Acacia baileyana prostrate form (Cootamundra Wattle)

Acacia baileyana prostrate form (Cootamundra Wattle)

Acacia baileyana prostrate form (Cootamundra Wattle)

The prostrate form of Acacia baileyana is a lovely form of the taller tree. Even without flowers, the dense, grey green foliage is attractive in a garden setting. It cascades over slopes and follows the contour of the ground and it is excellent for covering large areas as a ground cover as it grows 30-60 cm tall and 3-4 metres wide. It has bright yellow flowers from winter to spring. It is a very hardy plant in most situations, withstanding dry periods and growing in full sun to part shade in sand, clay or loam.

A photo of the larger form in flower can be seen here.


17 Responses to “Acacia baileyana prostrate form (Cootamundra Wattle)”

  1. Angelica Jande says:

    I would like to know where or how i could get a acacia baileyana prostrate form Cootamundra wattle

  2. Warwick Cuneo says:

    I have what I think is a Cootamundra Wattle, prostrate – or at least sem-prostrate (if there is such a plant). The plant, as I understand ‘prostrate’ is not ground cover, nor is it as low as it appears in many of the images I’ve viewed.
    There is a distinct trunk, about 100mm diameter, up to about 600mm mm high, with branches in all directions.
    Its foliage I find difficult to describe – I’m not a gardener at all – but it is ‘bluish’ and carries the ‘usual’ wattle flowers in late winter into spring.
    It seems a vigorous, hardy plant and has survived some pretty heavy frosts in Kenthurst, NSW. Some have mentioned that it may be a ‘grafted’ variety.
    Its canopy ‘spread’ is about 2.5m in diameter and overall height is around 1m. It’s growing in pretty rich soil, which I brought in. As I understand soil, it’s not’native’ stuff.
    It is pruned a couple of times each year, to keep its shape and to eliminate the ‘drooping’ fronds, which tend to get a bit woody and inhibit trimming. It’s in an elevated, brick. garden bed, about 300mm above surrounding ground level.
    I’d like to source about ten more small plants of the same variety: could you advise where, in Sydney, these may be available?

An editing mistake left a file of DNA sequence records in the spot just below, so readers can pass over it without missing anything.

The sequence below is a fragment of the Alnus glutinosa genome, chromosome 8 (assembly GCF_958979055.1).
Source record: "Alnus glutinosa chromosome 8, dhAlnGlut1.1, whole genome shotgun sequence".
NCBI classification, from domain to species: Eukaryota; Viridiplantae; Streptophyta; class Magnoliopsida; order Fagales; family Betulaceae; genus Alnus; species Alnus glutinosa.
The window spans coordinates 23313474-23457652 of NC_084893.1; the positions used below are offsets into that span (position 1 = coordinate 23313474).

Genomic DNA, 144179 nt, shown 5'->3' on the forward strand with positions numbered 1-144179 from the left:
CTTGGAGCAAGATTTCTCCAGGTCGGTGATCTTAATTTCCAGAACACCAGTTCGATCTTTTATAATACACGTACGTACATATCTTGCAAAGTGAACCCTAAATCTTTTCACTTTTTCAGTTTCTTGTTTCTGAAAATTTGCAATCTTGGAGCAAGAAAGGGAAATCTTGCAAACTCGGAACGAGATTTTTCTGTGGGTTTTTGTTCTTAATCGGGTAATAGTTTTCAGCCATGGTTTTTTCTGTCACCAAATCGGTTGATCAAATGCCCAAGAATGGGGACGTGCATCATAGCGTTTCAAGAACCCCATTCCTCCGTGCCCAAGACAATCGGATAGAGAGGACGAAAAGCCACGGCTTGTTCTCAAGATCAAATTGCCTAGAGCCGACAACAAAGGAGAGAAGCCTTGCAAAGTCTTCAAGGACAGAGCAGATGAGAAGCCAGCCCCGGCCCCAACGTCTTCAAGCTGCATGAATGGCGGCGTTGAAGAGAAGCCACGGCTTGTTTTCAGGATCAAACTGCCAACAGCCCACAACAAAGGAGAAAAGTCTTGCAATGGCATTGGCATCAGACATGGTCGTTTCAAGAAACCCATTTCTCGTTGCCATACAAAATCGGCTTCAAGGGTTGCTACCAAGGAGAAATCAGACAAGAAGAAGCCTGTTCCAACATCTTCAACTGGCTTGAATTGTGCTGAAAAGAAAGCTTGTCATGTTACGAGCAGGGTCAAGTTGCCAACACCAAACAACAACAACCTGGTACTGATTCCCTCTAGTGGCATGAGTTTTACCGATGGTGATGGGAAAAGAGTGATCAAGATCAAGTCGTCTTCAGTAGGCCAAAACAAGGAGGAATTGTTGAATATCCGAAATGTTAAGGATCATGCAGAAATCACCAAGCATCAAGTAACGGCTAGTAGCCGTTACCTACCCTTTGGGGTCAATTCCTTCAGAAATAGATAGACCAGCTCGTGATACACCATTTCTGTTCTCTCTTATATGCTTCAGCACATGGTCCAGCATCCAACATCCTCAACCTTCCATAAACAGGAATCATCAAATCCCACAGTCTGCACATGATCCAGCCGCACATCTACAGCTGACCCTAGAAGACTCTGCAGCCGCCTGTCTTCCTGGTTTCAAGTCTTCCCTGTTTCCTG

Thank you
    Warwick Cuneo

  3. Kathryn says:

    I have a prostrate wattle and have noticed small white seed-like balls on the branches. They are soft and when squeezed, a greenish sticky liquid comes out. does anyone know what these little white things are please? Thank you.

    • Corinne says:

      It sounds like mealy bug. If you can try to squash them by hand. Use an approprite treatment against sucking insects if the infestation warrants it. Should you see any ants on the bush deal with them as well. I believe there are some sticky ‘glues’ that can be painted around the stem. A little more difficult if the plant is touching the ground an many places.

  4. Mac Benoy says:

    Have been growing this prostrate wattle for 3 years on west facing foothills of Adelaide. It is slow growing but tough as old boots – takes heat, drought, winter cold and damp and the rabbits avoid it! Only complaint is that as a cultivar, it was expensive. Will be planting more on exposed sites that normally tax other ground creepers like correas and grevillias.

  5. Penny says:

    Am a qualified horticulturist that just adores this plant. I have been trying to source this Acacia through a lot of nurseries, only to be informed that it is no longer available. If anyone is successful, would you mind letting me know. Thanks.

  6. Bernadette says:

    My prostrate cootamundra wattle is about 1.5 mt high and about 4 mt wide its now 25years old. I wonder if you can prune them from the top of the foliage to reduce its height. It is an amazing feature shrub but just getting to high.

  7. Patricia Watson says:

    Sorry Penny – have just seen your commment from 2016 – we purchased a prostrate acacia baileyana from the Heritage Nursery in Canberra two years ago. I’m looking for anyone who can give us a clue as to why it is now losing its foliage at quite a rate! No sign of leaf drop so could it be something devouring them? No sign of mealy bug infestation, no sign of snail trails – any info would be welcome.

    • Penny says:

      Hi Patricia, I’ve managed to purchase a few of these superb plants. I have them in a dappled northern aspect and give them none to minimal water. What is the aspect of your Acacia’s and do you water at all? Penny.

  8. Ona Winter-Irving says:

    I’m just wondering if you still sell Acacia baileyana prostrate and if so –
    Do you send them?
    What size?
    What price?
    Look forward to hearing from you.
    Ona Winter-Irving

  9. Ona says:

    Oh I’m so sorry to hear that – I hope you are coping, I understand how difficult grief is.
    Thank you for replying.
    Best wishes

  10. Bronwyn says:

    Do you have any for sale?

    • Corinne says:

      Hi Bronwyn
      Sorry for the delay in replying; I have been in hospital for 5 weeks. Mallee Native Plants Nursery was run by my wife until her passing nearly five years ago. It is now closed with no plants for sale. I keep the website going because it contains much useful information.

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